Very few lives are untouched by some kind of pain or struggle – and only we may know the difficulties faced by those we loved. But in the end, in the hands of God, and in the beauty of heaven, there will be perfect peace.
Sometimes when someone has died we feel that there are things we could have done differently. But God promises that the person who has died is at peace and offers us peace too, through the forgiveness of God.

They are at peace – and we can be too.

Finally, our reading says that at the end of their lives on earth ‘God found them worthy’. The God who made us knows us through and through, he knows the reasons why each of us is not perfect – but that doesn’t mean that each of us is not worthy of God’s love. Whoever we are, whatever we do with our lives, God never stops loving us. The sacrifice of Jesus on the cross shows us the depth of God’s love for every one of us.

We can hear God’s word in the Bible and know that we can trust the love of God to have carried our loved ones safely in his hands, to a place of great peace, where they will be loved as precious in God’s sight.
And though we are separated for a while, we, too are held by God until we are all one in God’s eternal peace.
In Jesus’ name. Amen.

Friday, 6 November 2009

Remembrance Sunday

The sermon below may seem very simple. there are various reasons for this - there is so much that could be said on Remembrance Sunday, but actually so many people are lost in their own thoughts and find it hard to listen; there is always a timing issue, so that the 2 minutes' silence comes at the right point; and the service I'm leading will have (who knows how many) brownies, cubs & scouts in it, so I don't want to 'go on' too much.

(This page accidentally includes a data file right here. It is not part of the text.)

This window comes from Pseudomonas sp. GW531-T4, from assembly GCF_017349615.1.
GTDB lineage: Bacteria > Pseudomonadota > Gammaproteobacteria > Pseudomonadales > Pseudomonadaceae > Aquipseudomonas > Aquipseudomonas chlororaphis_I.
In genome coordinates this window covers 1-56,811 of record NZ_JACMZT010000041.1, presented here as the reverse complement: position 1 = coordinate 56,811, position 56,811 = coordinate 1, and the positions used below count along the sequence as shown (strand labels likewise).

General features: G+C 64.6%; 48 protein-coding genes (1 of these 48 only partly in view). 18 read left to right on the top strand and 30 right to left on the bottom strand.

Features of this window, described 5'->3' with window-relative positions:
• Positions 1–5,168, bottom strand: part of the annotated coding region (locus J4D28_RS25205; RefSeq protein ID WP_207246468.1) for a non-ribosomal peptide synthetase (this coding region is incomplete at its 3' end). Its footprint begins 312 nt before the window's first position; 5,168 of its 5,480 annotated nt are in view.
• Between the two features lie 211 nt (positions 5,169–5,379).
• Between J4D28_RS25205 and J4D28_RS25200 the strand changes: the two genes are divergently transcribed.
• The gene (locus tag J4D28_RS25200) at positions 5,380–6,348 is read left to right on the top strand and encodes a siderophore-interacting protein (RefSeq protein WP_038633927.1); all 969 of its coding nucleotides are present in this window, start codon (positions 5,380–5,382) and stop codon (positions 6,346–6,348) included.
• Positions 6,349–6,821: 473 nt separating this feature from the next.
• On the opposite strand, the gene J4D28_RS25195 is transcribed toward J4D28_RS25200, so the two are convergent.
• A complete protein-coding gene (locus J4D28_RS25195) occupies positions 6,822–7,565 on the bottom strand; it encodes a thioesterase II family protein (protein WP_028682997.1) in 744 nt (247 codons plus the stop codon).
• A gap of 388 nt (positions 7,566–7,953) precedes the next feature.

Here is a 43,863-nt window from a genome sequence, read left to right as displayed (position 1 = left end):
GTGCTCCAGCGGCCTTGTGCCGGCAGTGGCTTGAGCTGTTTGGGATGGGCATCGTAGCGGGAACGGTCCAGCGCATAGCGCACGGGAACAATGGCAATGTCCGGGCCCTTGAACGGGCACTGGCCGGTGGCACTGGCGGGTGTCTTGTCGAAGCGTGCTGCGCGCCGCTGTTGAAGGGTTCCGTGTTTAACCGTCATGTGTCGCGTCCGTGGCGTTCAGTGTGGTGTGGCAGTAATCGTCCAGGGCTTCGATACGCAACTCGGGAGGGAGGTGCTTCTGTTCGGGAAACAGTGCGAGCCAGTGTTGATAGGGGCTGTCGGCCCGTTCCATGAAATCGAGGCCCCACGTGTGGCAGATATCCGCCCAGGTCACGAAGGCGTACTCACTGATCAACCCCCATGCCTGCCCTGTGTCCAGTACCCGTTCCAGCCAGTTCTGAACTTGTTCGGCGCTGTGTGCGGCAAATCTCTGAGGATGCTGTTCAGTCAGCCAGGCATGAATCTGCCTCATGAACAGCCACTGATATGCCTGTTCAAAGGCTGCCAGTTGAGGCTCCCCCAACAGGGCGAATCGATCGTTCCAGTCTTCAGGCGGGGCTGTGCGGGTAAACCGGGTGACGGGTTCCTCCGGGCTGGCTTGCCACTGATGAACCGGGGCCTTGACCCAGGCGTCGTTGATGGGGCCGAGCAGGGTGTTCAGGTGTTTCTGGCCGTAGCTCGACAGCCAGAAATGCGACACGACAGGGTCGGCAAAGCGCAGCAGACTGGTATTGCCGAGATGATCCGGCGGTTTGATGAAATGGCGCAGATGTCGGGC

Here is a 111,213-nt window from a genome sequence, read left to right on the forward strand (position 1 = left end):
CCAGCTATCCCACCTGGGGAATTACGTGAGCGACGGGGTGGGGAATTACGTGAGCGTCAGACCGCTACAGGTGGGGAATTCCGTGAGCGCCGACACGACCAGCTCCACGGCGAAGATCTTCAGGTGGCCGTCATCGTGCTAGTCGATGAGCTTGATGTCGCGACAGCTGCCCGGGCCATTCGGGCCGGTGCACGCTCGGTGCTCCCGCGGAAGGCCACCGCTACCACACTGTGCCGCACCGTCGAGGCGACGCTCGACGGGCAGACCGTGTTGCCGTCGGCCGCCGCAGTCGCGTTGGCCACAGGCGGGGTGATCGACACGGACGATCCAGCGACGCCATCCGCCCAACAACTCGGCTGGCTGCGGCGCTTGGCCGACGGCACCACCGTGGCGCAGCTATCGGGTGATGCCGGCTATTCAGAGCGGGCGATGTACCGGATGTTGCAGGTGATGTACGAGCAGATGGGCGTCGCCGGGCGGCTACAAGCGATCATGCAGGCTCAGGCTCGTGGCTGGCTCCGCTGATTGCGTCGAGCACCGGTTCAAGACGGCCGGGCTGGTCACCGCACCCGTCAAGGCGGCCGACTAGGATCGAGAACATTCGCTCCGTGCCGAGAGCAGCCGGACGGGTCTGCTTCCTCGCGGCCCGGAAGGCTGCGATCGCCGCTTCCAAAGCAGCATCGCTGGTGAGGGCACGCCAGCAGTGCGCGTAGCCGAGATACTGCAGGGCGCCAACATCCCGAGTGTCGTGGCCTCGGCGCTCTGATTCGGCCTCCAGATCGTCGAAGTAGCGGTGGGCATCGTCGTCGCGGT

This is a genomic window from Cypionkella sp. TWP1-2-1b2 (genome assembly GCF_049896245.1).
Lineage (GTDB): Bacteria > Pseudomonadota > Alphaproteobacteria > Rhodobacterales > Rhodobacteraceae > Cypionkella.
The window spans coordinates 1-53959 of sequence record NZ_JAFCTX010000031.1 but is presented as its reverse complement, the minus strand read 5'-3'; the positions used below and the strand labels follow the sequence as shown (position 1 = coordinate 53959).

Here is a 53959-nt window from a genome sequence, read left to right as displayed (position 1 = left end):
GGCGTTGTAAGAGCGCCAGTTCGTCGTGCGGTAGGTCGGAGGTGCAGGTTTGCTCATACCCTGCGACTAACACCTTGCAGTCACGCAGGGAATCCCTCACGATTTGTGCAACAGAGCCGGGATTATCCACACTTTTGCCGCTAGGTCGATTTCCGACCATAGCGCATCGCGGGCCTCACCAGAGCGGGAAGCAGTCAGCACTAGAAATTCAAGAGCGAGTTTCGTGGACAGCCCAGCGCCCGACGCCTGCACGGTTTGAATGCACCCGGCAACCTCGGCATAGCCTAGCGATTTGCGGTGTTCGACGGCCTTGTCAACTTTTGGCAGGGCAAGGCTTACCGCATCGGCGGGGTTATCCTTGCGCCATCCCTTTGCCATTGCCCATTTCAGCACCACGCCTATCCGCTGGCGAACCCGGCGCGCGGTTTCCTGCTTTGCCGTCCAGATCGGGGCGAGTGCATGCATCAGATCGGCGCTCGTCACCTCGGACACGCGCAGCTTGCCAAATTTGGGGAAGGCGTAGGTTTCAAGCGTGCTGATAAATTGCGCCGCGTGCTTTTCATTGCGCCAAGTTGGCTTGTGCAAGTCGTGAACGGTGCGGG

And in any case, I'm a fairly simple soul...

Remembrance : Isaiah 52: 7-12 Romans 8: 31-39

After about half an hour here in the church we’re going to gather outside to read the names on the war memorial, and to stand for 2 minutes’ silence.
Thanks to the wonders of the internet and the British Legion ‘Roll of Honour’ we can find out a lot about the men whose names are on the memorial.
There are 15 men who died in the First world war & 9 who died in the Second world war.
They’re called ‘world wars’ because so many countries were involved, and that means that those young men from Duxford died in many different countries and places.
In the first world war, 9 died in France, and 4 in Belgium, but there was also one who died in Egypt and 2 who died in Iraq (which was then called Mesopotamia).
In the second world war, 3 died in the UK (many RAF pilots in particular died in training) 2 at sea (1 of those was on a submarine), and 1 each in Egypt, Burma, Germany, and Italy.

What a long way from home some of them were, fighting for our country and its freedom. It’s important that we remember that they weren’t just names, but that they were people, with homes and families and friends.
One reason for our act of remembrance is to pause and give thanks for those who laid down their lives for others. There is no doubt that their sacrifice made life and freedom possible: that they fought for peace, just as our forces are fighting for peace in Iraq and Afghanistan today.

Our Bible readings talked about peace and war, and God’s presence.

The prophet Isaiah talks about a time when war will be over, when the watchmen, instead of seeing enemy armies arriving over the hill, will announce that peace has come. Then people will know that God is looking after them.
But it isn’t just when there’s peace that we know God is there. Paul’s letter to the Romans states that whether we are experiencing peace or conflict, life or death, God never abandons us. ‘Nothing in all creation can separate us from the love of God’

And better than that, Paul expresses his faith that God can change death into eternal life.
‘God did not spare his only son, but gave him up for us all’.

The death of Jesus Christ shows us the amazing depth of God’s love; and the resurrection of Jesus shows us the astounding power of God’s love – greater than death, great enough to bring all of us safely through death to eternal life.

So our remembrance today should teach us to be thankful.
• Thankful to those who have laid down their lives for others.
• Thankful that peace can come
• And thankful that God’s love is with us always.

In Jesus’ name.